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Foreign direct investment policies of G20 nations generally positive, says UN report

Foreign direct investment policies of G20 nations generally positive, says UN report

A review conducted by the United Nations trade and development arm shows that the Group of 20 (G20) countries have for the most part refrained from taking policy measures that restrict foreign direct investment (FDI), but warns that some economic stimulus packages could give rise to “smart” protectionism.

A substantial number of the policies surveyed among the G20 – an informal forum comprising 19 nations and the European Union – by the UN Conference on Trade and Development (UNCTAD) were in fact conducive to facilitating investment, the agency says in a news release.

The review, which looked at policy developments between October 2008 and June 2009, points to positive investment specific measures such as those that smooth the way for the entry of foreign investors or facilitate foreign investment projects in host countries.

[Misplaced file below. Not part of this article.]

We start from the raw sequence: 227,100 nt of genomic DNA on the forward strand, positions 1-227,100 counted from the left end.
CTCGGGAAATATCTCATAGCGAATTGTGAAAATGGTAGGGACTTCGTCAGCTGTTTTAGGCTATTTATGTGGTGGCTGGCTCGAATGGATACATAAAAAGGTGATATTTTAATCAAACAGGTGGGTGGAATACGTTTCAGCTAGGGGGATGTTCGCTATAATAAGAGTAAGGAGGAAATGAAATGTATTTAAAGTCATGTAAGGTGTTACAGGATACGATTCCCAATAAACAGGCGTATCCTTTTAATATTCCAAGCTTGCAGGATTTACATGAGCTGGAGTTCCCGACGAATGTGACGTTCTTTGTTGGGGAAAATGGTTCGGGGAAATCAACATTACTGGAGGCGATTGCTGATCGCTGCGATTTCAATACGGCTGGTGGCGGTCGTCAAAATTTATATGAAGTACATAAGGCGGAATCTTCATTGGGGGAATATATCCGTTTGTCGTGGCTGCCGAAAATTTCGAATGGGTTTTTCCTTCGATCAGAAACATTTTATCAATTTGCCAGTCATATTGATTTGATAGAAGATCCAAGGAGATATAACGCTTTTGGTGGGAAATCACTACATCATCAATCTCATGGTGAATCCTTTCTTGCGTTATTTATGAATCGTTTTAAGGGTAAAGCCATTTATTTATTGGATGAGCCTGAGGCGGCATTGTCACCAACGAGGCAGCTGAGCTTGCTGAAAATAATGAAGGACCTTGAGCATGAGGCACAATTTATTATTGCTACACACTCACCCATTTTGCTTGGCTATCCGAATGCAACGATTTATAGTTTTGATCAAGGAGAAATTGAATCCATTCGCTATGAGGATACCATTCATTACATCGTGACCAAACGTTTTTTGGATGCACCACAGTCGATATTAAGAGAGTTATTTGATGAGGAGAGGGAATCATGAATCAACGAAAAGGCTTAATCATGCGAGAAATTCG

Some countries have also enacted measures to encourage outward investment by domestic companies, including those for streamlining the approval process, and providing financing and insurance.

UNCTAD also notes that investment-related measures were positive, including the various State aid or economic stimulus packages enacted by a majority of countries in response to the economic and financial crisis.

At the same time, the report cautions against the emergence of what can be described as “smart” protectionism from economic stimulus packages. It adds that protectionist pressures could still arise as the crisis spreads to less-affected economic sectors and countries, and a “new wave of economic nationalism” could occur in the aftermath of the crisis.

The report on policy trends is part of the agency’s contribution to its flagship World Investment Report series, and seeks to help officials get the most out of FDI, which UNCTAD says is crucial to assisting both developed and developing countries recover from the ongoing crisis.